You credit report says a lot about you: where you live and work, whether you make your bill payments on time, how much debt you have, and whether you've filed for bankruptcy. It's how mortgage companies, credit card companies, refinancing companies, to name a few, decide whether or not to approve a loan for you and what your interest rate will be.
But what if there's an error, or even potentially fraudulent accounts, on your credit report? Let's walk through what you should to dispute these errors.
Check your credit report once a year
Checking your credit report regularly is one way to ensure that your personal and financial information hasn't been compromised by fraudulent accounts. You're entitled to a free credit report once a year from each of the three major credit bureaus — Equifax, Experian, and TransUnion. You can request all three at AnnualCreditReport.com.
If you do find errors, both you and the company providing the information to the credit bureaus are responsible for correcting your information. Take the following steps to dispute the items, as recommended by Federal Trade Commission:
1. Submit a dispute letter in writing
You'll need to submit a letter to the credit reporting company noting each of the items you believe to be inaccurate, why you think they're incorrect, and request that they be corrected or removed.
Be sure to include copies of any supporting documents. Send the letter by certified mail so that you have proof the credit bureau received the letter.
Within about a month, the credit bureau must investigate whether your request is valid — and they're required to share your request with the companies that provided the incorrect information. These companies then must notify all three major credit bureaus of the correction.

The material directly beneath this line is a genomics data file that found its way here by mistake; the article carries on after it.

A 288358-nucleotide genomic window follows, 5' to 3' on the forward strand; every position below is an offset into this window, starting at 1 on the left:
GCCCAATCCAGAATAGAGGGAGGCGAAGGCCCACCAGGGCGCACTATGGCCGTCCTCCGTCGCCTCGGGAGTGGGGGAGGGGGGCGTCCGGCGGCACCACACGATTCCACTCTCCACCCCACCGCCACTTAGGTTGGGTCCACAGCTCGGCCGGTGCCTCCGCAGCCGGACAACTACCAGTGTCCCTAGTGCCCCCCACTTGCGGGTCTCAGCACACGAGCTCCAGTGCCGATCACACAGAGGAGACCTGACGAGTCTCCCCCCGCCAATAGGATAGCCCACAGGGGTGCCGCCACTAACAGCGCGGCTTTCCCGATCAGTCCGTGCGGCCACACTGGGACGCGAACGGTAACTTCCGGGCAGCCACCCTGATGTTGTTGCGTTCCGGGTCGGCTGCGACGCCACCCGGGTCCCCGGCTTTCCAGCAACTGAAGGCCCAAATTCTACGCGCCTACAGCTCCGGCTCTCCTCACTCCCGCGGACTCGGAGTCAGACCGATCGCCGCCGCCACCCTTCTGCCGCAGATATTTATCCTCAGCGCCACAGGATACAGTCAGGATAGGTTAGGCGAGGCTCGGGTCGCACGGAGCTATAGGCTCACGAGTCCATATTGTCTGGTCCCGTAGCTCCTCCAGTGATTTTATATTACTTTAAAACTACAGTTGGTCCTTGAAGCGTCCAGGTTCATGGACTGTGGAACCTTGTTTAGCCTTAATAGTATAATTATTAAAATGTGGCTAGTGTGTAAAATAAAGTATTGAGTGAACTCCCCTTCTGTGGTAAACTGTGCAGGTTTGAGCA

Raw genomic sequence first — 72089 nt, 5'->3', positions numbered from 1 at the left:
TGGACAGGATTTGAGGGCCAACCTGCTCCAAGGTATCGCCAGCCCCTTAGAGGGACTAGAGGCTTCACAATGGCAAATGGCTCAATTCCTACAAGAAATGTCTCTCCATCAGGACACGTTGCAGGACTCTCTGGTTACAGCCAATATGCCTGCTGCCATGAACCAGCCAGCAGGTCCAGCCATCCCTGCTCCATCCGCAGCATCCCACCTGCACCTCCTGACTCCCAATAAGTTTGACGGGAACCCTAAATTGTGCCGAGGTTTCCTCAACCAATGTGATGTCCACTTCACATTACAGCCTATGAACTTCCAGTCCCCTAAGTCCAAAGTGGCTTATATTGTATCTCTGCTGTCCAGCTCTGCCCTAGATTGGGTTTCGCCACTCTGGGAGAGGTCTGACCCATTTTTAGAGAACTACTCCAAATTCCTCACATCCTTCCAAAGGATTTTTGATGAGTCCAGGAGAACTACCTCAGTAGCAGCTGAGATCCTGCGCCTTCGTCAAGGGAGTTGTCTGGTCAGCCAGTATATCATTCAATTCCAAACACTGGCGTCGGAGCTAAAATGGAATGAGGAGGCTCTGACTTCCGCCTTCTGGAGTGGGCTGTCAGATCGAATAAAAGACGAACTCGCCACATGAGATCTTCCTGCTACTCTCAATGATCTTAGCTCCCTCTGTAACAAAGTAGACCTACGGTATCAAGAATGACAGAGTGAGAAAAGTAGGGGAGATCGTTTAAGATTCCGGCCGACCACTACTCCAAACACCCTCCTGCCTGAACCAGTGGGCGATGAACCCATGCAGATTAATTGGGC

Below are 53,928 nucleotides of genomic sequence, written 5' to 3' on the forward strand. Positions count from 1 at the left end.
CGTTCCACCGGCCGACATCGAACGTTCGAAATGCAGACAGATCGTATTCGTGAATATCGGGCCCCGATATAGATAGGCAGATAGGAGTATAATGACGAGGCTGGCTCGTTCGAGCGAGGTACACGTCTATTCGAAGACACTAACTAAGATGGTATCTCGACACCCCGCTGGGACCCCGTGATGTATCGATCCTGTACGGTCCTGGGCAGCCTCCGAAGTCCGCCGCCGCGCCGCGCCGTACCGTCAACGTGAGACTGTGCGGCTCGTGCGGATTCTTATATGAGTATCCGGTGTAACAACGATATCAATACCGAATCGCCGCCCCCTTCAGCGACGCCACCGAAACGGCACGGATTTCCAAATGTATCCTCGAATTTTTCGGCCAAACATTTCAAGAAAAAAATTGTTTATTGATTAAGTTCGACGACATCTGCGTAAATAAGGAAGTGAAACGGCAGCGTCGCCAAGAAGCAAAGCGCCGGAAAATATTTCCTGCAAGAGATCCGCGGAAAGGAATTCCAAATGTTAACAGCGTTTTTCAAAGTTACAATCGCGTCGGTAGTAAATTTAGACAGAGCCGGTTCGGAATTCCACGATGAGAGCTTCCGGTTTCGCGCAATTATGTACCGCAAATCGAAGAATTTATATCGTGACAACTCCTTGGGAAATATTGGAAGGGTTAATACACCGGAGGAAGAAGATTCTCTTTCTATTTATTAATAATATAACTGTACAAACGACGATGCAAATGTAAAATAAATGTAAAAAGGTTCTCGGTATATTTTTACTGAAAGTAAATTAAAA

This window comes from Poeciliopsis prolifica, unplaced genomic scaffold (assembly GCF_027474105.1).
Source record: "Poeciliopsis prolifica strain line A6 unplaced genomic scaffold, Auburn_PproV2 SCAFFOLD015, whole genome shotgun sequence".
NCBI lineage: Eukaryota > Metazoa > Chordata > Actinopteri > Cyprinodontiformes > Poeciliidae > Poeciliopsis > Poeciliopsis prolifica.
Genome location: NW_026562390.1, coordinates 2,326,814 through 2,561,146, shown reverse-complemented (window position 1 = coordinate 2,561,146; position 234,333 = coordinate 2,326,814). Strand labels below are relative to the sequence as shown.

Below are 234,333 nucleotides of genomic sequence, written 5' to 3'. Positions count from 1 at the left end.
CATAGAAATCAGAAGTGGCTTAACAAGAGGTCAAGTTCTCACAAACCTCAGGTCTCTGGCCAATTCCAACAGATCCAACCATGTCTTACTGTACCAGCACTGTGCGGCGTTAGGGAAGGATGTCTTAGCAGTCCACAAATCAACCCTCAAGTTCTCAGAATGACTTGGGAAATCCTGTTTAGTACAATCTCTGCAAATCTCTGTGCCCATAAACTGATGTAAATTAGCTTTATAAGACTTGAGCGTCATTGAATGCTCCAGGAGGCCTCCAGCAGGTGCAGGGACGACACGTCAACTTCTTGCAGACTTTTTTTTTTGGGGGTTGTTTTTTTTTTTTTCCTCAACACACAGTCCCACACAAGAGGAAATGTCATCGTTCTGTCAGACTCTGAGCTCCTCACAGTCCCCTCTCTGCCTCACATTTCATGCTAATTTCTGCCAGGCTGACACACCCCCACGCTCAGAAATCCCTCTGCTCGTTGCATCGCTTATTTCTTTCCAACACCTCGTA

2. Request that correction notices be sent to anyone who pulled your report recently
After the credit bureau investigates your dispute, they will give you their findings in writing, in addition to a free copy of your report if there is new, corrected information.
You can also request that the credit bureau send a notification to anyone who has pulled your report in the past six months, telling them that your information has been corrected. That way, you have a record that there was an issue with your past credit reports.
For employment purposes, you can have the corrected report sent to anyone who has pulled your report in the past two years.
3. Ask that a statement of your dispute be added to your file
Sometimes the credit bureau will not find that your report needs a change or deletion, or the investigation doesn't immediately result in a correction.
In these cases, you can have a record or statement of your dispute added to your file and future credit reports. You can also request that this statement be sent to anyone who has recently pulled your report.
Note: you'll likely be charged for this. However, it's worth it to have your side of the story on file.
4. Submit a letter with your dispute to the information provider
Once you've let the credit bureau know of the error in your credit report, you should submit the same dispute letter to the person, company, or organization that provided the information to the credit bureau.You should send it to the address listed on the credit report, or contact the information provider to get the correct address.
As with the first dispute, you'll want to explain exactly what the issue is and submit supporting documents.
If the information provider finds that your dispute is valid, they are required to inform the credit bureau to correct or delete the disputed item.
To be clear, not all negative information on your report is an error. And when it comes to having made late payments or filing for bankruptcy in the past, you'll just need to give it time. There is a statue of limitations on when most financial aspects of your past can be reported.